THE TRANSATLANTIC MAGAZINE
The strangest of seasons, and yet there was still an air of familiarity around the teams entering this year’s NFL Playoffs. Those that were meant to be there, were there, and as usual a couple of surprise teams made it through to the postseason tournament. Obviously COVID-19 still rears its ugly head and forces many stadiums to be largely closed, if not completely empty. Teams have adapted to this, as we all have, so the lack of atmosphere should not have an adverse effect to the on-field play – unless maybe you are the 12th Man in Seattle!
The weekend was billed as Super Wild Card Weekend due to the restructured playoffs, only the top seed being given a bye, and the introduction of a 7th seed. So, we had three games on each of the Saturday and Sunday, instead of the usual two, which was great for the fans. If on this side of the Pond, you get extra marks if you lasted the whole nights coverage lasting until the small hours.
Kicking off the action was the Buffalo Bills, winner of the AFC East, and raising memories of the great team there in the early 1990s. They are tipped by many to be the next great thing, and why not? They are young and brash, and loaded with talent. The only thing that could stop them going all the way this year will be their inexperience at this time of year. They lasted the late comeback by the Indianapolis Colts to win 27-24, a score that flattered the Colts, but did show that the Bills must be on their game if they want a deep run.
The middle game on Saturday was a divisional matchup and had the Los Angeles Rams defeat the Seattle Seahawks 30-20. A damaged thumb meant that quarterback Jared Goff did not start the game, and when he was put into the game after backup John Wolford suffered a neck injury he kept things ticking over, but largely relied on the record-breaking play of back Cam Akers, who set a new Rams rookie playoff mark of 131 yards on the ground. The Seahawks limped through the game, not managing to get any consistency throughout and they will have to strengthen in the offseason if they are to remain on top of a fiercely competitive NFC West.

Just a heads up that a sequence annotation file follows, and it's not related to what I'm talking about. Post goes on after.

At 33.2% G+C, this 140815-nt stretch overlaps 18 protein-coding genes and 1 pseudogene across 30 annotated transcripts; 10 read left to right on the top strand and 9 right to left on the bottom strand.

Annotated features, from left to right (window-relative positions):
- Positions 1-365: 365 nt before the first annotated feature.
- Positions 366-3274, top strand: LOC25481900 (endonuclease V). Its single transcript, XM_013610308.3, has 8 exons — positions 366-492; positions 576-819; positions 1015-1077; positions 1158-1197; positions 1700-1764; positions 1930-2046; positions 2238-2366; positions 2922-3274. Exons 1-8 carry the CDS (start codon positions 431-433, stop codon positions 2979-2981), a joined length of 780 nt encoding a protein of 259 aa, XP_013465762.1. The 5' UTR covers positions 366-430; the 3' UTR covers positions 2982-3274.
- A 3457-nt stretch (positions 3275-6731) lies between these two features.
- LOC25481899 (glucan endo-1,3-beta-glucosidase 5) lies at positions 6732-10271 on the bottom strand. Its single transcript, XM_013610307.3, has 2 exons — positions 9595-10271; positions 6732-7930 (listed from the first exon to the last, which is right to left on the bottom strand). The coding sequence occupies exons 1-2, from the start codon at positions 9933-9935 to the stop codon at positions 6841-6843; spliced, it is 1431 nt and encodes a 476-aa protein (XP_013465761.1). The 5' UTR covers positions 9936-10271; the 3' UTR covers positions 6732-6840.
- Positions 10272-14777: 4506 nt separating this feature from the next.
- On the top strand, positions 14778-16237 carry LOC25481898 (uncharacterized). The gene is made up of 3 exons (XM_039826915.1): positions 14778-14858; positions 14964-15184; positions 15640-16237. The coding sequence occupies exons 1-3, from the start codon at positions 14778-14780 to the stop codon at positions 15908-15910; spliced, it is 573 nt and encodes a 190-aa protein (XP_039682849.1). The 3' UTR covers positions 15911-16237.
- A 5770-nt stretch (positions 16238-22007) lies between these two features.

Late on Saturday the Washington Football Team, the best of a bad NFC East, hosted Tom Brady and his Buccaneers. Brady, playing his first playoff game outside of his stupendously successful times in New England, did not miss a beat as he passed for close to 400 yards and two touchdowns. It was his opposite that raised eyebrows and kept the game closer than many anticipated. Taylor Heinicke stepped up when Alex Smith was declared inactive late on. His ability to keep plays alive, and his darting, dashing runs, were a reminder that in the playoffs anything could happen. On this occasion Tampa Bay had enough in their tank to advance, by a score of 31-23.
It seemed the Sunday set of games rolled around as soon as Saturday’s ones had finished. Off we were to Tennessee, and the Titans hoping to repeat their heroics of last season’s playoff run. Like last year they were matched up with Baltimore. It was difficult to see an outright favorite in this game, and so it proved as they fought out a more tactical game, jockeying for field position, as opposed to the breakout, fast-moving, offensive battle that some were looking forward to. To beat the Titans you need to stop back-to-back rushing champion Derrick Henry, and when his stat line reads 18 carries for 40 yards, there is a fair chance you can win the game. Ravens managed to keep their own run attack going – 236 yards in total, with Lamar Jackson gaining 136 of them, to edge a 20-13 victory.
Chicago had flown under the radar for most of the season, and with their 8-8 record they headed for New Orleans. The Saints have had a mixed bag of a year, and this game epitomized just that. The Bears did stymie them enough to keep the score close, but without really threatening to challenge. In the end Drew Brees kept the ball moving, using 10 different receivers. Aided by Alvin Kamara’s 99-yard rushing day, it was enough to see off a plucky yet inefficient Chicago, 21-9.
The last matchup of the weekend was a clash that will live long in the memory of Cleveland fans. Having endured the longest playoff drought of any active team they came to play, and Pittsburgh had no idea what hit them as by the end of the first quarter they were effectively out. A 28-0 domination ended up a 48-37 rout. The tone was set after the very first play when an errant snap went over the head of Ben Roethlisberger, and Karl Thomas rumbled through to pounce on the loose ball in the end zone. From there the Browns never let up, running all over the Steelers. Kareem Hunt and Nick Chubb had the freedom of the Pittsburgh backfield, combining for 206 total yards of offense between them. Baker Mayfield threw for three scores and looked every part a playoff star.
On to next weekend and the Divisional Round. Cleveland’s reward is to go to number one seed, current champions Kansas City. It’s hard to see them repeating the demolition put on Pittsburgh, and the Chiefs will be even more prepared and wary of an upset. The Rams will face the NFC top seed, Green Bay Packers. They will need to bring an A+ defense to upset the odds at Lambeau and an MVP caliber season by Aaron Rodgers. Buffalo host Baltimore which could turn into a points fest, while the weekend will finish with two of the most talented QB’s of this generation facing off. Brady v Brees was once tipped as a Super Bowl face off. Now, they are in the same Conference, we must make do with a playoff game that could be the last time they square off against each other, as the Saints host the Buccaneers.
Saturday 16 January
Los Angeles Rams at Green Bay Packers – 21.35
Baltimore Ravens at Buffalo Bills – 01.15
Sunday 17 January
Cleveland Browns at Kansas City Chiefs – 20.05
Tampa Bay Buccaneers at New Orleans Saints – 23.40